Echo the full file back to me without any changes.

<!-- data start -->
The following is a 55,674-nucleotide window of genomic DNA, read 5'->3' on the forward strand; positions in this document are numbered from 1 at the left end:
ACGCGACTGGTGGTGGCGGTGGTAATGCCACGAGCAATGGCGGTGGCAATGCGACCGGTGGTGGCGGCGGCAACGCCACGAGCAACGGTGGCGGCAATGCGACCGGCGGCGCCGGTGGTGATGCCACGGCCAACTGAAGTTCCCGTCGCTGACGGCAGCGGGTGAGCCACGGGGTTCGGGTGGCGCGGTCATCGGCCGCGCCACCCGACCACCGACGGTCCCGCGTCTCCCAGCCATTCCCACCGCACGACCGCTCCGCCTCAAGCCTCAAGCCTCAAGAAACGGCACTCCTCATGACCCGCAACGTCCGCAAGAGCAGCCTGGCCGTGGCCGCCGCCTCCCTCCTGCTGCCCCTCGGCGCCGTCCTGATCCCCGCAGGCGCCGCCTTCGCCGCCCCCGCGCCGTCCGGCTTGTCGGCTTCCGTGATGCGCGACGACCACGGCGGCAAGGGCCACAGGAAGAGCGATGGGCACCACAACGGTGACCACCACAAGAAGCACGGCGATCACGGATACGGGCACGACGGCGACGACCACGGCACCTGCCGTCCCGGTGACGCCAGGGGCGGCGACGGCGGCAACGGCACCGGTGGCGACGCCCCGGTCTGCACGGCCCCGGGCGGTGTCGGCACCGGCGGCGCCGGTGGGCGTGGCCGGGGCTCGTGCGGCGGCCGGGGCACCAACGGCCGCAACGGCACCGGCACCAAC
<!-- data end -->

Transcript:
The following is a 55,674-nucleotide window of genomic DNA, read 5'->3' on the forward strand; positions in this document are numbered from 1 at the left end:
ACGCGACTGGTGGTGGCGGTGGTAATGCCACGAGCAATGGCGGTGGCAATGCGACCGGTGGTGGCGGCGGCAACGCCACGAGCAACGGTGGCGGCAATGCGACCGGCGGCGCCGGTGGTGATGCCACGGCCAACTGAAGTTCCCGTCGCTGACGGCAGCGGGTGAGCCACGGGGTTCGGGTGGCGCGGTCATCGGCCGCGCCACCCGACCACCGACGGTCCCGCGTCTCCCAGCCATTCCCACCGCACGACCGCTCCGCCTCAAGCCTCAAGCCTCAAGAAACGGCACTCCTCATGACCCGCAACGTCCGCAAGAGCAGCCTGGCCGTGGCCGCCGCCTCCCTCCTGCTGCCCCTCGGCGCCGTCCTGATCCCCGCAGGCGCCGCCTTCGCCGCCCCCGCGCCGTCCGGCTTGTCGGCTTCCGTGATGCGCGACGACCACGGCGGCAAGGGCCACAGGAAGAGCGATGGGCACCACAACGGTGACCACCACAAGAAGCACGGCGATCACGGATACGGGCACGACGGCGACGACCACGGCACCTGCCGTCCCGGTGACGCCAGGGGCGGCGACGGCGGCAACGGCACCGGTGGCGACGCCCCGGTCTGCACGGCCCCGGGCGGTGTCGGCACCGGCGGCGCCGGTGGGCGTGGCCGGGGCTCGTGCGGCGGCCGGGGCACCAACGGCCGCAACGGCACCGGCACCAAC